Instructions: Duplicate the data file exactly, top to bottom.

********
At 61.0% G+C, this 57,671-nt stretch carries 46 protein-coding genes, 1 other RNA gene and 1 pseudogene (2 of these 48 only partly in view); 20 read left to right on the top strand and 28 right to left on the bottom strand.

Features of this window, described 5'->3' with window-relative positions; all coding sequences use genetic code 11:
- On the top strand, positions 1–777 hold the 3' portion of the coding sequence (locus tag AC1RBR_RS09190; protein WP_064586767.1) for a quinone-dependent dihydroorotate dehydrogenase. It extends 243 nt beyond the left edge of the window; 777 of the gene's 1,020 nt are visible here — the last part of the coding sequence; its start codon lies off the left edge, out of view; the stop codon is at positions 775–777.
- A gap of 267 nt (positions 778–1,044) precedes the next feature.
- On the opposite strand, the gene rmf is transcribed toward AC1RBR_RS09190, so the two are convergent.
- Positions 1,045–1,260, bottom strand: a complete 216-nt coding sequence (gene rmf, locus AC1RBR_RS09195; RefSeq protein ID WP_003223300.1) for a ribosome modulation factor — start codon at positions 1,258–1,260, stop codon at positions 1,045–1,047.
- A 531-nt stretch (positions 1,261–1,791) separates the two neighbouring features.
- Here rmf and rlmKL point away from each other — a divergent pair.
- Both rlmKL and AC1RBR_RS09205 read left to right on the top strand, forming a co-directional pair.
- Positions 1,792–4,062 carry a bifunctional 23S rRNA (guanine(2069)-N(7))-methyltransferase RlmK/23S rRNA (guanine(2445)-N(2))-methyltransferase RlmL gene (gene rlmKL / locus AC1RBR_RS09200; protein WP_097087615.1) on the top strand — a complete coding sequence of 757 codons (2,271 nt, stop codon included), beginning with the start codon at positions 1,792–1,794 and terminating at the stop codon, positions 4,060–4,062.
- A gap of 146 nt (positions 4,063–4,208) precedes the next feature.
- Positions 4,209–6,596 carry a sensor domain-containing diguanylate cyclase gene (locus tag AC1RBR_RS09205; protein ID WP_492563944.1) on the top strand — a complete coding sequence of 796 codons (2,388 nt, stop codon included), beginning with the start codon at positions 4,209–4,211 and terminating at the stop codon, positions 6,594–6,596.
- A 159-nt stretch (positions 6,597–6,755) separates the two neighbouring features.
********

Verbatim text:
At 61.0% G+C, this 57,671-nt stretch carries 46 protein-coding genes, 1 other RNA gene and 1 pseudogene (2 of these 48 only partly in view); 20 read left to right on the top strand and 28 right to left on the bottom strand.

Features of this window, described 5'->3' with window-relative positions; all coding sequences use genetic code 11:
- On the top strand, positions 1–777 hold the 3' portion of the coding sequence (locus tag AC1RBR_RS09190; protein WP_064586767.1) for a quinone-dependent dihydroorotate dehydrogenase. It extends 243 nt beyond the left edge of the window; 777 of the gene's 1,020 nt are visible here — the last part of the coding sequence; its start codon lies off the left edge, out of view; the stop codon is at positions 775–777.
- A gap of 267 nt (positions 778–1,044) precedes the next feature.
- On the opposite strand, the gene rmf is transcribed toward AC1RBR_RS09190, so the two are convergent.
- Positions 1,045–1,260, bottom strand: a complete 216-nt coding sequence (gene rmf, locus AC1RBR_RS09195; RefSeq protein ID WP_003223300.1) for a ribosome modulation factor — start codon at positions 1,258–1,260, stop codon at positions 1,045–1,047.
- A 531-nt stretch (positions 1,261–1,791) separates the two neighbouring features.
- Here rmf and rlmKL point away from each other — a divergent pair.
- Both rlmKL and AC1RBR_RS09205 read left to right on the top strand, forming a co-directional pair.
- Positions 1,792–4,062 carry a bifunctional 23S rRNA (guanine(2069)-N(7))-methyltransferase RlmK/23S rRNA (guanine(2445)-N(2))-methyltransferase RlmL gene (gene rlmKL / locus AC1RBR_RS09200; protein WP_097087615.1) on the top strand — a complete coding sequence of 757 codons (2,271 nt, stop codon included), beginning with the start codon at positions 1,792–1,794 and terminating at the stop codon, positions 4,060–4,062.
- A gap of 146 nt (positions 4,063–4,208) precedes the next feature.
- Positions 4,209–6,596 carry a sensor domain-containing diguanylate cyclase gene (locus tag AC1RBR_RS09205; protein ID WP_492563944.1) on the top strand — a complete coding sequence of 796 codons (2,388 nt, stop codon included), beginning with the start codon at positions 4,209–4,211 and terminating at the stop codon, positions 6,594–6,596.
- A 159-nt stretch (positions 6,597–6,755) separates the two neighbouring features.